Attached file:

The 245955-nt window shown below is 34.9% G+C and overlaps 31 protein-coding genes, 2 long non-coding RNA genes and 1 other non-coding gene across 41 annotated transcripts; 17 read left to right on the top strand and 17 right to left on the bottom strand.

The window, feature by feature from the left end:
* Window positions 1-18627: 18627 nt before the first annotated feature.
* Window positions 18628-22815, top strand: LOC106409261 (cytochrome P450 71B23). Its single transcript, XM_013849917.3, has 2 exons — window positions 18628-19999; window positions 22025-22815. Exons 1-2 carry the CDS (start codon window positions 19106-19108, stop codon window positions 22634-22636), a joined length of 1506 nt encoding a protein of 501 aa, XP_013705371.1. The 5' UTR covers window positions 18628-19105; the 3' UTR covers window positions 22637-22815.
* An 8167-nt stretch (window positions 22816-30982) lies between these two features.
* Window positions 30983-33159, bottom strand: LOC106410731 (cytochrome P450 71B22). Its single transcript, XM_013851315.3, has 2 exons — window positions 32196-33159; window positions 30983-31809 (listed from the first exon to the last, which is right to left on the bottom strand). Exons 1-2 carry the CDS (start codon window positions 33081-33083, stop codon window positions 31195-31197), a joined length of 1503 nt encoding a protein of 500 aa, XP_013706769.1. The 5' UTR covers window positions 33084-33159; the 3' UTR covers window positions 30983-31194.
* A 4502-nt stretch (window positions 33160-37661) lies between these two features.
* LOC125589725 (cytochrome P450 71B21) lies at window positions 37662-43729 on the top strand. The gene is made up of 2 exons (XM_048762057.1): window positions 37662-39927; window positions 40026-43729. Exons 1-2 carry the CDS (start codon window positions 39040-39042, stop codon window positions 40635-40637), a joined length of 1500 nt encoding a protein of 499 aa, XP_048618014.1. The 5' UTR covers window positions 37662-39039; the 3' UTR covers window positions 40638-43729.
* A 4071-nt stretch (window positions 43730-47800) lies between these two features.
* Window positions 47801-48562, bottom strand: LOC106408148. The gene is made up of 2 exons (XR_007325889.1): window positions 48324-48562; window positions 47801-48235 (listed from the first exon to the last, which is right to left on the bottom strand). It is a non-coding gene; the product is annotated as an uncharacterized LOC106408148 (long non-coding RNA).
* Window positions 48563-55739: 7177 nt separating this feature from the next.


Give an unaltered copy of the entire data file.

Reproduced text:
The 245955-nt window shown below is 34.9% G+C and overlaps 31 protein-coding genes, 2 long non-coding RNA genes and 1 other non-coding gene across 41 annotated transcripts; 17 read left to right on the top strand and 17 right to left on the bottom strand.

The window, feature by feature from the left end:
* Window positions 1-18627: 18627 nt before the first annotated feature.
* Window positions 18628-22815, top strand: LOC106409261 (cytochrome P450 71B23). Its single transcript, XM_013849917.3, has 2 exons — window positions 18628-19999; window positions 22025-22815. Exons 1-2 carry the CDS (start codon window positions 19106-19108, stop codon window positions 22634-22636), a joined length of 1506 nt encoding a protein of 501 aa, XP_013705371.1. The 5' UTR covers window positions 18628-19105; the 3' UTR covers window positions 22637-22815.
* An 8167-nt stretch (window positions 22816-30982) lies between these two features.
* Window positions 30983-33159, bottom strand: LOC106410731 (cytochrome P450 71B22). Its single transcript, XM_013851315.3, has 2 exons — window positions 32196-33159; window positions 30983-31809 (listed from the first exon to the last, which is right to left on the bottom strand). Exons 1-2 carry the CDS (start codon window positions 33081-33083, stop codon window positions 31195-31197), a joined length of 1503 nt encoding a protein of 500 aa, XP_013706769.1. The 5' UTR covers window positions 33084-33159; the 3' UTR covers window positions 30983-31194.
* A 4502-nt stretch (window positions 33160-37661) lies between these two features.
* LOC125589725 (cytochrome P450 71B21) lies at window positions 37662-43729 on the top strand. The gene is made up of 2 exons (XM_048762057.1): window positions 37662-39927; window positions 40026-43729. Exons 1-2 carry the CDS (start codon window positions 39040-39042, stop codon window positions 40635-40637), a joined length of 1500 nt encoding a protein of 499 aa, XP_048618014.1. The 5' UTR covers window positions 37662-39039; the 3' UTR covers window positions 40638-43729.
* A 4071-nt stretch (window positions 43730-47800) lies between these two features.
* Window positions 47801-48562, bottom strand: LOC106408148. The gene is made up of 2 exons (XR_007325889.1): window positions 48324-48562; window positions 47801-48235 (listed from the first exon to the last, which is right to left on the bottom strand). It is a non-coding gene; the product is annotated as an uncharacterized LOC106408148 (long non-coding RNA).
* Window positions 48563-55739: 7177 nt separating this feature from the next.